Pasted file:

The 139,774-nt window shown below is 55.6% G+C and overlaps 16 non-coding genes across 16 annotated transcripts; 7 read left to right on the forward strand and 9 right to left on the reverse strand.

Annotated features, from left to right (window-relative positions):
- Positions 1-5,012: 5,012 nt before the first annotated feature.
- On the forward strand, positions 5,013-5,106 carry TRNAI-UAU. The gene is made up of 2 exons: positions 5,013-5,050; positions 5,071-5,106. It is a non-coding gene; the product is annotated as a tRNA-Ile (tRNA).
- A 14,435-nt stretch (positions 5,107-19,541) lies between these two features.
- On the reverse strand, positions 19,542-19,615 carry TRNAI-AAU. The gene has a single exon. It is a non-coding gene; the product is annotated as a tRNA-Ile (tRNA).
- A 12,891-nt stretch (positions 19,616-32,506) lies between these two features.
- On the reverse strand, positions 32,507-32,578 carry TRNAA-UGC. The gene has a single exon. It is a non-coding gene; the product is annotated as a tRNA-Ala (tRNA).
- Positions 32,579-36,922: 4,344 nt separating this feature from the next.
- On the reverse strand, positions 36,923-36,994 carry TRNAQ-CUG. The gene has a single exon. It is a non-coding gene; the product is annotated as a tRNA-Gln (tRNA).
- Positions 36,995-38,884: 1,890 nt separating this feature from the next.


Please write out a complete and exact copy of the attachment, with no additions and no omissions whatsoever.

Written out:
The 139,774-nt window shown below is 55.6% G+C and overlaps 16 non-coding genes across 16 annotated transcripts; 7 read left to right on the forward strand and 9 right to left on the reverse strand.

Annotated features, from left to right (window-relative positions):
- Positions 1-5,012: 5,012 nt before the first annotated feature.
- On the forward strand, positions 5,013-5,106 carry TRNAI-UAU. The gene is made up of 2 exons: positions 5,013-5,050; positions 5,071-5,106. It is a non-coding gene; the product is annotated as a tRNA-Ile (tRNA).
- A 14,435-nt stretch (positions 5,107-19,541) lies between these two features.
- On the reverse strand, positions 19,542-19,615 carry TRNAI-AAU. The gene has a single exon. It is a non-coding gene; the product is annotated as a tRNA-Ile (tRNA).
- A 12,891-nt stretch (positions 19,616-32,506) lies between these two features.
- On the reverse strand, positions 32,507-32,578 carry TRNAA-UGC. The gene has a single exon. It is a non-coding gene; the product is annotated as a tRNA-Ala (tRNA).
- Positions 32,579-36,922: 4,344 nt separating this feature from the next.
- On the reverse strand, positions 36,923-36,994 carry TRNAQ-CUG. The gene has a single exon. It is a non-coding gene; the product is annotated as a tRNA-Gln (tRNA).
- Positions 36,995-38,884: 1,890 nt separating this feature from the next.